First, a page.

New acquisition

The Prints-Prostitution-Privacy exhibit also features an exceptional new acquisition by the Van Gogh Museum:

La lecture après le bain, 1879–83, by Edgar Degas (1834–1917).

Degas made his erotic monotypes (one-off prints) of prostitutes primarily for himself. He covered a sheet of glass with black ink, which he then wiped and scratched away to conjure nudes out of the darkness. The dozens of ‘black’ prints he created were only discovered in his studio after his death. La lecture après le bain was purchased with the support of the BankGiro Loterij, the Mondriaan Fund and the Rembrandt Association.


The exhibition is accompanied by the richly illustrated book Easy Virtue: Prostitution in French Art, 1850–1910 (also available in Dutch), Van Gogh Museum/Musée d’Orsay, 192 pages.

The catalogue Splendours and Miseries: Images of Prostitution in France, 1850–1910, Musée d’Orsay/Flammarion is also available, 308 pages.

Excellent reviews here

and here.

Monday, February 22, 2016

Swann Galleries 19th & 20th Century Prints & Drawings, March 8: Homer, Whistler, Lewis, Haper, Wood, benton, Marsh

On Tuesday, March 8, Swann Galleries will offer 19th & 20th Century Prints & Drawings, featuring works by recognizable European masters and prominent American printmakers.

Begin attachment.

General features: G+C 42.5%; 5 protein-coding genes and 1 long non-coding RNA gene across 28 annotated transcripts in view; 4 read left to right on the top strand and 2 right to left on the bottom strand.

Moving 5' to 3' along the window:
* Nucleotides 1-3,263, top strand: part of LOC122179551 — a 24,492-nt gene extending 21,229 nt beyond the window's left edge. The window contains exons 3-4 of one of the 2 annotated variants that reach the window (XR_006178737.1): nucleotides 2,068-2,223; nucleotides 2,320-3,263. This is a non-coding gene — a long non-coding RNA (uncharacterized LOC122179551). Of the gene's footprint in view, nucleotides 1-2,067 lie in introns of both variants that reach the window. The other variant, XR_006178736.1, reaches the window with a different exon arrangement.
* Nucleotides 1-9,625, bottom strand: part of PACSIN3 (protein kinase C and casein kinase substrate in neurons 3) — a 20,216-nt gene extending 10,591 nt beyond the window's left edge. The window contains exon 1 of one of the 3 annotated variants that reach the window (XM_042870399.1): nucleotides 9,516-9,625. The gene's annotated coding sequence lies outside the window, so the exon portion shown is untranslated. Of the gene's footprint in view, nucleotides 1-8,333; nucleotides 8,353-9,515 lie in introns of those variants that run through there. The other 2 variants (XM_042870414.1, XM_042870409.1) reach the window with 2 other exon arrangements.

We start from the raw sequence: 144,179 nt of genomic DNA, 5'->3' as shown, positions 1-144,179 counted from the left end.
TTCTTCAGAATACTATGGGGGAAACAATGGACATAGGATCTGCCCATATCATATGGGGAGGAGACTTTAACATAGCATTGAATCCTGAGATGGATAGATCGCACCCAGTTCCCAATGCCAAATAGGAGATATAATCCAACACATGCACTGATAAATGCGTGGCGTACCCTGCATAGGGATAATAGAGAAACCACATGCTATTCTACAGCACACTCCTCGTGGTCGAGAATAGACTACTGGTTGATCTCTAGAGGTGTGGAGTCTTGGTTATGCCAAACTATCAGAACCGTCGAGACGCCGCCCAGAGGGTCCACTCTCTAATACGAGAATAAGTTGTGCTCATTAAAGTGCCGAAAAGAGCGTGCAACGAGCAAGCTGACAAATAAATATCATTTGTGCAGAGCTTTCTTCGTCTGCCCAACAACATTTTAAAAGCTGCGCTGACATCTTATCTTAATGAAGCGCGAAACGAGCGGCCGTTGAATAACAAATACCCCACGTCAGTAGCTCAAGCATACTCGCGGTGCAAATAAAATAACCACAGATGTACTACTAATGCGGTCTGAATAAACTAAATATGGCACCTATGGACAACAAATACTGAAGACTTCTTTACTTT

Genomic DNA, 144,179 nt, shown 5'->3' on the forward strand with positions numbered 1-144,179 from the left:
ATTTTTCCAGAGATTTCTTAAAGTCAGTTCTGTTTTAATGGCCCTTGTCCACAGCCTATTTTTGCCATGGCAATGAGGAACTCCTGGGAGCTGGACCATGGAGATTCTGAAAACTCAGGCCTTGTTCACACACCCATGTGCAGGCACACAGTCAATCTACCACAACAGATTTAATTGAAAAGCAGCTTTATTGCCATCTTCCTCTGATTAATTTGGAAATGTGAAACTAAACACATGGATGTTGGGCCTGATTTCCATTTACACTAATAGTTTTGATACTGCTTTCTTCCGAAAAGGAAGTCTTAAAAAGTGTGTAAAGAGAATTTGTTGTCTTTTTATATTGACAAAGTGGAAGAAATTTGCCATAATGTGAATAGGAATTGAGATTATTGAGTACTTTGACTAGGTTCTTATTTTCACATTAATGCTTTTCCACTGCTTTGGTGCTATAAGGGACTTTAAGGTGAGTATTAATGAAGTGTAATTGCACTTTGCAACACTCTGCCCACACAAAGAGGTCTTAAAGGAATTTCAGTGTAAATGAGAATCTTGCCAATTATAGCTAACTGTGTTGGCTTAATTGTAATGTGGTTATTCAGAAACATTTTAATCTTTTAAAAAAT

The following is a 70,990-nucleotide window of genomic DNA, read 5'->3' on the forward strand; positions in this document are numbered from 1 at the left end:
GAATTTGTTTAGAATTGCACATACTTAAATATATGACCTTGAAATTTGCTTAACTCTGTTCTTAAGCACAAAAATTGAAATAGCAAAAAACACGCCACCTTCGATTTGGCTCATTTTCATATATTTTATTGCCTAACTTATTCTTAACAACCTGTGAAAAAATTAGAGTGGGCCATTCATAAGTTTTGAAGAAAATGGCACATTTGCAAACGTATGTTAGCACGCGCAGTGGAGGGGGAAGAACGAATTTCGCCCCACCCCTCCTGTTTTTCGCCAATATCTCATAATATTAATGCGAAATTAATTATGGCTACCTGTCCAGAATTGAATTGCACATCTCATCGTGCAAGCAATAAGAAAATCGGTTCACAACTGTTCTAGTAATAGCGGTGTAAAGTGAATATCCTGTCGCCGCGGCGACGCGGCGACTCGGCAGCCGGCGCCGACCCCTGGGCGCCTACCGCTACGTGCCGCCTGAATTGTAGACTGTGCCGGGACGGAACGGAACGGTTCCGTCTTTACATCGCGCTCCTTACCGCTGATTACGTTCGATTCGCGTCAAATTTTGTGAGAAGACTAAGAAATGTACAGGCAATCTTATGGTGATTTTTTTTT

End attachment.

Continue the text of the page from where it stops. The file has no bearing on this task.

The sale is headlined by Winslow Homer’s serene Fly Fishing, Saranac Lake, 1889. Fly Fishing was made in the same year Homer abandoned etching, making it likely his last etching, as well as his most experimental. The print is estimated at $80,000 to $120,000. 

            Homer was inspired to create fine prints by James A. M. Whistler’s “Etching Revival,” and this sale features some of those Whistler works as well, including Nocturne: Palaces, etching and drypoint, 1879-80, a scarce etching that typifies the artist’s painterly technique of inking and wiping to make unique impressions. 

Whistler’s Quiet Canal, etching and drypoint, 1879-80, from his second set of Venice etchings, is also included. Nocturne: Palaces is estimated at $70,000 to $100,000, and Quiet Canal at $30,000 to $50,000.

Works by other American printmakers include Martin Lewis’s 1930 drypoint and sand-ground Shadow Dance ($30,000 to $50,000). The market for prints by Lewis has seen an upswing in recent years, and last November Swann set a record for the artist when a print sold for $72,500. 

Edward Hopper began making etchings and drypoints with the help of Lewis; Hopper’s Night Shadows, etching, 1921 is also in the sale ($25,000 to $35,000). 

Several pieces by Regionalist artist Grant Wood are in the sale, including Sultry Night, a 1939 lithograph, and the only nude to be represented by a regionalist artist ($15,000 to $20,000). 

Other Regionalists represented include Thomas Hart Benton, who captures motion and drama with The Race, lithograph, 1942 ($15,000 to $20,000), 

while the Social realists are represented by Reginald Marsh, whose Tattoo­–Shave–Haircut, etching, 1932, depicts a scene beneath the El on the Bowery ($20,000 to $30,000). 

            Featured prominent European artists include Henri Matisse’s La Danse, a color aquatint, 1935-1936, based on Matisse’s maquette for an early iteration of a mural commissioned by Albert C. Barnes in 1930 ($60,000 to $90,000).   

Pablo Picasso’s Buste au corsage à carreaux, a 1957 lithograph,